It’s 2022: What Educational Equity Resolutions Should California Commit To?
Like so many of you, I spent the holiday season reflecting on a year filled with exciting new journeys, both professional and personal, amid yet another year of immense loss, isolation, and pain in the world.
I’ve decided to do something I stopped doing a few years ago: make New Year’s resolutions. And because connection is still too scarce in these times, I want to share them with friends and community. This year, I resolve to work out more, drop some COVID pounds, read for pleasure (recs welcome!), and explore more of the parks in and around Oakland.
I also have thought a lot about what I hope California policymakers and leaders will resolve to do differently to move our state more urgently toward racial equity in education.
- In early learning and care, California must prioritize the expansion of universal transitional kindergarten with specific attention to young kids of color. School leaders, district leaders, and advocates must come together to make sure Black and brown Californians, especially those experiencing poverty, get access to spots first.
- In K-12 education, California must recognize that the way we teach mathematics in our state doesn’t work: it leaves too many students behind, and, too often, those are Black and brown students. The Instructional Quality Commission (IQC) and State Board of Education (SBE) must adopt a new statewide math framework that treats equity as foundational, rather than peripheral.
- At the intersection of K-12 education and higher education, California must establish and scale up dual enrollment offerings with an explicit focus on ensuring access for students of color. These programs allow high school students to take college courses that count both toward high school graduation and college credit, representing a promising lever to closing equity gaps in high school completion and college success.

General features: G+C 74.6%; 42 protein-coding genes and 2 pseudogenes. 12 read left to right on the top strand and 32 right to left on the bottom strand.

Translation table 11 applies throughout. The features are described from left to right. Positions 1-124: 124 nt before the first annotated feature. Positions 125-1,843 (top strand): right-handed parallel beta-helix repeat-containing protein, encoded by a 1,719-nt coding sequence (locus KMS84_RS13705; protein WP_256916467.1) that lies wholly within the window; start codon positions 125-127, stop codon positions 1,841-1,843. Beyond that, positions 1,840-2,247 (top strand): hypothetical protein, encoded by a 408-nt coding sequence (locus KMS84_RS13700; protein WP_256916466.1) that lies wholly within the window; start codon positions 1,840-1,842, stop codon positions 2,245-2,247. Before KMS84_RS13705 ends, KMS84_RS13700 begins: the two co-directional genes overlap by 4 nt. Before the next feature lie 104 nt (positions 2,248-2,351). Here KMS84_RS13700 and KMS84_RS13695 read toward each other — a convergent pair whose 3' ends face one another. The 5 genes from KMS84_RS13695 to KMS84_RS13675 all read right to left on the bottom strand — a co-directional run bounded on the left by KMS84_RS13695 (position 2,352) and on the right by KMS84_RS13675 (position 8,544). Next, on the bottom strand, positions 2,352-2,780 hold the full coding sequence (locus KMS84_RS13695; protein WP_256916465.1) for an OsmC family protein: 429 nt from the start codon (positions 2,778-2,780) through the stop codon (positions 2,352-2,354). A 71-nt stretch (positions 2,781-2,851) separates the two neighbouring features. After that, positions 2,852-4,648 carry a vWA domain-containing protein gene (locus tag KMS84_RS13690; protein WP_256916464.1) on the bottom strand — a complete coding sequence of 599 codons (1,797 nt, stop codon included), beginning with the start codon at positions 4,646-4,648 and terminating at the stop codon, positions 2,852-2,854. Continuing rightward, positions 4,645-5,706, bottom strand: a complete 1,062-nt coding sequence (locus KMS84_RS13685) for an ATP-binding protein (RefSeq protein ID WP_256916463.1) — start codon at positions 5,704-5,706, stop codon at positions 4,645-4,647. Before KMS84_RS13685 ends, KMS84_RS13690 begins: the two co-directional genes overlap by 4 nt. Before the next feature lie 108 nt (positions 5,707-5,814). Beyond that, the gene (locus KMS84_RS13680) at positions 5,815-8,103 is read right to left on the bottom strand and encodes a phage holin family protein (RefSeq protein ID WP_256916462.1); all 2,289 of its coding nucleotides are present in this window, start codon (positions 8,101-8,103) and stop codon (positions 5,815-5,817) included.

- In higher education, California must finally stop offering remedial coursework. It costs students tuition, time, energy, and self-esteem without earning them any credit toward graduation. Remedial coursework also leads to worse outcomes in subsequent math and English courses—and is disproportionately offered to Black and brown students. The evidence shows that providing additional support in mainstream courses works far better. Legislators, the solution is obvious: remedial coursework must go.
Research says that by February, most people have already abandoned their New Year’s resolutions. Often, it’s because they lack accountability and a clear pathway for reaching their goals. But California can’t afford to fail; we’ve been failing students of color for long enough. In 2022, The Education Trust–West will be elevating policy solutions that embody educational equity for students of color—and holding California accountable every step of the way. I hope we can count on you to stand alongside us. After all, students of color need more from us than abandoned resolutions, they need action.